Training — we have strengthened our annual training course on Internet and telecommunications policy at the Foreign Service Institute and are working on a proposed global training event for digital economy officers to be held in the United States in the spring of next year.
Communications — we have increased the frequency of our communications with posts on digital economy issues, improved the Department’s internal website on digital economy issues, and kicked off a series of webinars on our work. We have hosted two webinars so far and have two more scheduled in the coming months.
Human Resources Management — we are continually striving to make sure that we have the right people working on digital economy issues and that their performance is recognized.
Through these measures, our economic officers are becoming more effective representatives of U.S. interests and values in digital economy policy dialogues in multilateral fora, as well as better prepared to address bilateral concerns relating to a variety of digital economy issues, including data privacy, data flows, and e-commerce as well as expanding connectivity — a Department priority through the Global Connect Initiative.
Close cooperation with our State Department colleagues and inter-agency partners has been critical to the success we’ve had so far in implementing this program. We work closely with the Office of the Coordinator for Cyber Issues and our Bureau of Democracy, Human Rights, and Labor on the inter-related cyber and Internet freedom issues. We’ve coordinated with the Department of Commerce to share materials as it implements its own Digital Trade Officer Program. We’ve also exchanged information with the U.S. Agency for International Development as it has increased training for its own personnel on digital issues. In addition, we’ve taken advantage of the expertise of the U.S. Trade Representative’s Office, the Federal Communications Commission, and other agencies in our training programs.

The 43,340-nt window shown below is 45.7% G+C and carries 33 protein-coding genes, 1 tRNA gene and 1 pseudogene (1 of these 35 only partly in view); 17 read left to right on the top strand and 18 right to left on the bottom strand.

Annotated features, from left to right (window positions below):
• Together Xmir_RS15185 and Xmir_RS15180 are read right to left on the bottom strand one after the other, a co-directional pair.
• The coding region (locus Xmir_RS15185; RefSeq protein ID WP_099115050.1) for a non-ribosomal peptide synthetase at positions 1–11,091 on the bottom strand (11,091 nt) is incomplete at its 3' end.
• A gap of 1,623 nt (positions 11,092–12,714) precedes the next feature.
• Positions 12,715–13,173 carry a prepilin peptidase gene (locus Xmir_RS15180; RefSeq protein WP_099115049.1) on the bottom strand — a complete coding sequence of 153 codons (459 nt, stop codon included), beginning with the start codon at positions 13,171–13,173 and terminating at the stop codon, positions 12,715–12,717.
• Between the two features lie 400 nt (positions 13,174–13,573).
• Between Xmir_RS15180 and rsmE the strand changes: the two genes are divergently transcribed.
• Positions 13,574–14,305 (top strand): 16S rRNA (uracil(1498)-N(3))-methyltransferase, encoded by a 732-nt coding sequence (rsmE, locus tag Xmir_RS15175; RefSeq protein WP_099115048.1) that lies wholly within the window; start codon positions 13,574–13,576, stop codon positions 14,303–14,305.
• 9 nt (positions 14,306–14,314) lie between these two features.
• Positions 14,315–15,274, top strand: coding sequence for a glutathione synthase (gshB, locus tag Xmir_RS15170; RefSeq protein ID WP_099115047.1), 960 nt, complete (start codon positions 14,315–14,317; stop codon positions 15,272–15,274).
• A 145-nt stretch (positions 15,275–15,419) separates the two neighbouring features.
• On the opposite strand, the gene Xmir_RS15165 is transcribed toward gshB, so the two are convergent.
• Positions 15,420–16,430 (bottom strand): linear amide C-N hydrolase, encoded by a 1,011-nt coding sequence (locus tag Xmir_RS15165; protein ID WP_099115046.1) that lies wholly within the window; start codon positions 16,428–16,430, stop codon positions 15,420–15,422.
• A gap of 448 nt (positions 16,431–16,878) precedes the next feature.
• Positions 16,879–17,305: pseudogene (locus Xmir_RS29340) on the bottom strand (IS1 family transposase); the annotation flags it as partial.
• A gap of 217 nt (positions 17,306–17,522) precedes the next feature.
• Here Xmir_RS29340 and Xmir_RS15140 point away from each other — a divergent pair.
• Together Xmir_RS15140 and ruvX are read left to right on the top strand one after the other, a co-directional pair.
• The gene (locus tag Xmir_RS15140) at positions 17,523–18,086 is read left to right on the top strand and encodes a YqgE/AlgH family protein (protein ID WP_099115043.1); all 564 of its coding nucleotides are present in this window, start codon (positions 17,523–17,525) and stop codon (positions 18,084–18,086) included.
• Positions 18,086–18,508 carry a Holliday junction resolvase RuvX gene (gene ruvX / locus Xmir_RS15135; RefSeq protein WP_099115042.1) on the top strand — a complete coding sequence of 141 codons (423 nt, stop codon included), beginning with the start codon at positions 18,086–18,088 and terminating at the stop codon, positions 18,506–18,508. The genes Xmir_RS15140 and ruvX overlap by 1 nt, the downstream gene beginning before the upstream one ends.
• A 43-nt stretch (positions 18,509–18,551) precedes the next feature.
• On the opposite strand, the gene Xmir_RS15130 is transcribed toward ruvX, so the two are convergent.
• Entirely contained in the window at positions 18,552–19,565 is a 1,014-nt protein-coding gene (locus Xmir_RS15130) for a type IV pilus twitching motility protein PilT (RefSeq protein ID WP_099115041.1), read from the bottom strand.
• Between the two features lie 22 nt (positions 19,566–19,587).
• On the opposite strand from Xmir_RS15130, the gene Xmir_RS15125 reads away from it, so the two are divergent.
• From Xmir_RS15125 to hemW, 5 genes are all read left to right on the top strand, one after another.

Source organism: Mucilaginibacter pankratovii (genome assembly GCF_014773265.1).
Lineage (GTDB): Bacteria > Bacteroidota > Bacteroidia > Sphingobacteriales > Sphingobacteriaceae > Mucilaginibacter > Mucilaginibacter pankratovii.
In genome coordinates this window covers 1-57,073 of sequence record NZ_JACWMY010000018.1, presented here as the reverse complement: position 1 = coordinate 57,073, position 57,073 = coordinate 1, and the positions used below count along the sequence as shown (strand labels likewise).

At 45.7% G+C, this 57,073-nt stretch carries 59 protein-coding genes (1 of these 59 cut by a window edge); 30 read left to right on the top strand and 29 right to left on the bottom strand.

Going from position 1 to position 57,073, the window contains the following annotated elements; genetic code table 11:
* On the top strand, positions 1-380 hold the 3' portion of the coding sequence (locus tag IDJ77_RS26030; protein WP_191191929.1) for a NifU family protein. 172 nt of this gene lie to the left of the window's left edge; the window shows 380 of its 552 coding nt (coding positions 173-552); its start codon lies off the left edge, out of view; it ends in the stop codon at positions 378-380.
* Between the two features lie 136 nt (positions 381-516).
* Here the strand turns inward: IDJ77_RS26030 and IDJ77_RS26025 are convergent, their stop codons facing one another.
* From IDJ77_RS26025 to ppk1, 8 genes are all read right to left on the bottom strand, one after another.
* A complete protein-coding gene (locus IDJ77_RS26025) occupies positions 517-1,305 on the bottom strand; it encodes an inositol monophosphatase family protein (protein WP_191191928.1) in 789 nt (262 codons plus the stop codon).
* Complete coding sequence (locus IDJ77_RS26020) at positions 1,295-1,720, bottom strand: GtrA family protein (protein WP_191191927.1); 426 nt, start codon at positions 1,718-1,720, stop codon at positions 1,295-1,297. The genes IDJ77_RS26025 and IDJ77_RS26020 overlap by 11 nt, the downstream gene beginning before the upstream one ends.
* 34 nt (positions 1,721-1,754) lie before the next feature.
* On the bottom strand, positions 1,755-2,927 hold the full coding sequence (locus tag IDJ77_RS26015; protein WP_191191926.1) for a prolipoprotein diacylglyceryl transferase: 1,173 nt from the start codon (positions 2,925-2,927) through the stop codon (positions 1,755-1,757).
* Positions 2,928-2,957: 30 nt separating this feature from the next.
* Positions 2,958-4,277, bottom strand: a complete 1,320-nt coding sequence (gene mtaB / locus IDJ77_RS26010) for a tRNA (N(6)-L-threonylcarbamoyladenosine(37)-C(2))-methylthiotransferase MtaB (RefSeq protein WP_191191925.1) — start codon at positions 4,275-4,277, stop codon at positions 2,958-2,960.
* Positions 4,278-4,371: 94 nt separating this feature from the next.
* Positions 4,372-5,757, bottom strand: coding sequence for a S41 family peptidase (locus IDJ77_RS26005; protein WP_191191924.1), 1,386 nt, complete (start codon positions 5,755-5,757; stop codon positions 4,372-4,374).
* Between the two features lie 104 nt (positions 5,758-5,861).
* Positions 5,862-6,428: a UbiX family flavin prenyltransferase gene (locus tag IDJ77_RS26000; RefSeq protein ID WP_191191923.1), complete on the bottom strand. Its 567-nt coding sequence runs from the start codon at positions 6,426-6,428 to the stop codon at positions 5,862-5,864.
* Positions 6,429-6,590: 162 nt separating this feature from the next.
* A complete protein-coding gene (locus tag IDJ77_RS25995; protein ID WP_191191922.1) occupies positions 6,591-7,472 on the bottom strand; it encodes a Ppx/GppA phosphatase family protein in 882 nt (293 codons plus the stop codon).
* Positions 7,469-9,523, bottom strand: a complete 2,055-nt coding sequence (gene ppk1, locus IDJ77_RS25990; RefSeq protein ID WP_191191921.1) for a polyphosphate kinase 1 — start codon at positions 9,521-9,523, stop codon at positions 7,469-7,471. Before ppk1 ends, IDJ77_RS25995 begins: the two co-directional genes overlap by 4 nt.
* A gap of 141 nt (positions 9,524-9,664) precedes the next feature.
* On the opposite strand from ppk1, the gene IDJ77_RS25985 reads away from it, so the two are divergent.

To build on the progress made thus far, we are looking to expand coordination with digital economy stakeholders in the private sector.
We see value in deepening our engagement with industry and civil society to gain the benefits of their knowledge and perspectives. We hope to have industry and civil society support as we plan the global digital economy officer training event in the United States next year — we welcome private sector collaboration to improve our understanding of the key issues affecting the sector. We would also like to take advantage of our discussions in the Advisory Committee for International Communications and Information Policy to share ideas on these efforts. We hope that many reading this blog will participate in supporting these initiatives.
The Internet and the digital economy will continue to transform how we work and live. We look forward to future discussions with you as we strive to build the capacity of our foreign affairs infrastructure to realize the full potential of these changes.
If you would like more information on the Digital Economic Officer initiative, please tweet us in the Office of International Communications and Information Policy at @StateCIP. This entry also appeared on DipNote, the U.S. Department of State’s Official Blog.